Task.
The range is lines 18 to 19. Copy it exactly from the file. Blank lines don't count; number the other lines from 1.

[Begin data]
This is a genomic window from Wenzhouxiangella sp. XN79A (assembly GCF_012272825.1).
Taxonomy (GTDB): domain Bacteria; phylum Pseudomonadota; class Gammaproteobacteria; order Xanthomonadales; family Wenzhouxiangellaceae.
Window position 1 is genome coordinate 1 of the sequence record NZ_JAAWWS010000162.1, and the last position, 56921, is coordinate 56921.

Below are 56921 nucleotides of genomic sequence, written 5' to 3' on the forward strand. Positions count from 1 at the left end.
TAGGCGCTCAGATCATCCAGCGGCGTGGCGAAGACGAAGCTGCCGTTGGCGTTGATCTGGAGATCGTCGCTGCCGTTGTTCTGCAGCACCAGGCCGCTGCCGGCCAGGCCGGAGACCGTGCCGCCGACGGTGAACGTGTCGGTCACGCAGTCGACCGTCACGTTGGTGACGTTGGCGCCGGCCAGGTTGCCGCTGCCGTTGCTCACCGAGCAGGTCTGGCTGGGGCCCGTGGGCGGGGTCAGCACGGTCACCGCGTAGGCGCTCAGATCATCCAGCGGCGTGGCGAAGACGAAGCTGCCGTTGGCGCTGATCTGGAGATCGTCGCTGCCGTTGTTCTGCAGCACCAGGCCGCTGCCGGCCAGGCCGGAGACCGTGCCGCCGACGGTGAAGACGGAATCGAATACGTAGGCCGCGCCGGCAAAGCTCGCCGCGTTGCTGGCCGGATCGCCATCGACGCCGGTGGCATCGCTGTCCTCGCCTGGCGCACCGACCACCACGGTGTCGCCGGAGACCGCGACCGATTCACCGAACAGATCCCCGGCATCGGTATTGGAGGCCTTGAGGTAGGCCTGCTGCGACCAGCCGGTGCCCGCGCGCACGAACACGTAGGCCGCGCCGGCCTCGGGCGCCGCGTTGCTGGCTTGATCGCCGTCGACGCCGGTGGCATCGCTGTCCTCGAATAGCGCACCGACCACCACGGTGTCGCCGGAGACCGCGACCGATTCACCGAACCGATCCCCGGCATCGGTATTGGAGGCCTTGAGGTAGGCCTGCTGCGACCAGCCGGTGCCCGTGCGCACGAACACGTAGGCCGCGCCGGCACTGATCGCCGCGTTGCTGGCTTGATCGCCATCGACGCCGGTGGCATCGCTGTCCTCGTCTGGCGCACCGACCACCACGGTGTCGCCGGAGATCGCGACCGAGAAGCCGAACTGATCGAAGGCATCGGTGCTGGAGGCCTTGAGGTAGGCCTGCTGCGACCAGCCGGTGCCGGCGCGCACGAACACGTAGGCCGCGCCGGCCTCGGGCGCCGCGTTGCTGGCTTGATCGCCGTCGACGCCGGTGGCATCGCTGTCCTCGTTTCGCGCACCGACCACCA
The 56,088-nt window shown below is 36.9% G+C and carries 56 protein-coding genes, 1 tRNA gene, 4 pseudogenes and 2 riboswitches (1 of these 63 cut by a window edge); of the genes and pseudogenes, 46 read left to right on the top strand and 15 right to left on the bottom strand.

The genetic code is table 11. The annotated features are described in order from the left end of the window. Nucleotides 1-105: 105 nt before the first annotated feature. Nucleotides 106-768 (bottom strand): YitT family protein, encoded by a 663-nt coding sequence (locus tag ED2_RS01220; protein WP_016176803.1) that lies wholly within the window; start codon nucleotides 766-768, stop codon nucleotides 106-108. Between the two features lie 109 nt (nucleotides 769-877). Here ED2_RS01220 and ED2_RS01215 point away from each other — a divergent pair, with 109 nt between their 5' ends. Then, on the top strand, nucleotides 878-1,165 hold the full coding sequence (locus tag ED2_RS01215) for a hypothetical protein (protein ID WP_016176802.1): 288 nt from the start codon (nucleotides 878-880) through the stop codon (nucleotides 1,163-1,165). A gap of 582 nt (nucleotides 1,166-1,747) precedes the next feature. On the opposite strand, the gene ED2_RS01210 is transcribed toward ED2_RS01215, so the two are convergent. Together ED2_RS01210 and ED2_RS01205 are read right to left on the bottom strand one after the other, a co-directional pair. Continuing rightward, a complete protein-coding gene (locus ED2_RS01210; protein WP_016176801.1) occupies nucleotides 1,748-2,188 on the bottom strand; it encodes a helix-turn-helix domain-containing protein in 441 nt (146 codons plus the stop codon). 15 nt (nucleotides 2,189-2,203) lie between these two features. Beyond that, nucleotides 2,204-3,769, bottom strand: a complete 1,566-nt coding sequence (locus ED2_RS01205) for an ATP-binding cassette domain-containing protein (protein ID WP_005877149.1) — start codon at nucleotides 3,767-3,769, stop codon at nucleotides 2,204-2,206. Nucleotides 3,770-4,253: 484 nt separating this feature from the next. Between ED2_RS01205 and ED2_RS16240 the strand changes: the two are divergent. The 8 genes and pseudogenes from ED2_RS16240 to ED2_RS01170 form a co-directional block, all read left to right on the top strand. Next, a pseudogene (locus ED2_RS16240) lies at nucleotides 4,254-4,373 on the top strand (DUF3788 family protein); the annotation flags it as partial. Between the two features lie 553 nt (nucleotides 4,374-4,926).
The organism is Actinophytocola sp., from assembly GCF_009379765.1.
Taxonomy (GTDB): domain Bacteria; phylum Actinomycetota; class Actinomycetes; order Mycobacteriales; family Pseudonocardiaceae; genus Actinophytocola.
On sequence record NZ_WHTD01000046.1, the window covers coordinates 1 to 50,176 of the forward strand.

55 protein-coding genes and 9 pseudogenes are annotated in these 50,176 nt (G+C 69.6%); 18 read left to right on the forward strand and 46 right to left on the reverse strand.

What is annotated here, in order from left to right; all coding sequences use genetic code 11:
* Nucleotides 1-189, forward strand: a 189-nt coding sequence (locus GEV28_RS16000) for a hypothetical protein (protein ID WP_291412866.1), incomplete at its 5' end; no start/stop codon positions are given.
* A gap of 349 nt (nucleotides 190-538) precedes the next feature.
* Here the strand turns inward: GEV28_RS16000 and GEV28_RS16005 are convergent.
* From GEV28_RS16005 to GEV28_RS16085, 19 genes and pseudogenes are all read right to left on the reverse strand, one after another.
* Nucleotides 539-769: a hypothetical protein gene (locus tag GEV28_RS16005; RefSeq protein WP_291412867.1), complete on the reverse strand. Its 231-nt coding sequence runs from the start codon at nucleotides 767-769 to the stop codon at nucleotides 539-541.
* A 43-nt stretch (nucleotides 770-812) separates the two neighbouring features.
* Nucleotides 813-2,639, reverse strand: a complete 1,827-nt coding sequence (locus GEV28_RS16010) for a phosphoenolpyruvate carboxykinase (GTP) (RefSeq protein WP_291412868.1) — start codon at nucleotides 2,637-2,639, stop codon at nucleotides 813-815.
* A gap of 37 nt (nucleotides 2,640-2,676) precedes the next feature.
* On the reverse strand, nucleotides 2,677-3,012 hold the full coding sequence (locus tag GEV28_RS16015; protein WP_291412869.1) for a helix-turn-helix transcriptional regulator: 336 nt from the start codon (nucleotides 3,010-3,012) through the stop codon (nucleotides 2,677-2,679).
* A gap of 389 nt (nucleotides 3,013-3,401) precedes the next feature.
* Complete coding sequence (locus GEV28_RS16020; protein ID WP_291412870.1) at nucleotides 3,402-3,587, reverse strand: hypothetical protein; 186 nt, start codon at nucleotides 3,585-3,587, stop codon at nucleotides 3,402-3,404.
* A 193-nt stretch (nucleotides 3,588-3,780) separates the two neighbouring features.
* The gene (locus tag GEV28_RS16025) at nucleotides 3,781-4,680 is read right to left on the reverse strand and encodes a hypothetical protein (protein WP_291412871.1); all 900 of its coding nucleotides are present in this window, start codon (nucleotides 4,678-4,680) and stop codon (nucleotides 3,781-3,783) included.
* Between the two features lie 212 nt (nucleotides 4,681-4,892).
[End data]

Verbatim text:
* A 43-nt stretch (nucleotides 770-812) separates the two neighbouring features.
* Nucleotides 813-2,639, reverse strand: a complete 1,827-nt coding sequence (locus GEV28_RS16010) for a phosphoenolpyruvate carboxykinase (GTP) (RefSeq protein WP_291412868.1) — start codon at nucleotides 2,637-2,639, stop codon at nucleotides 813-815.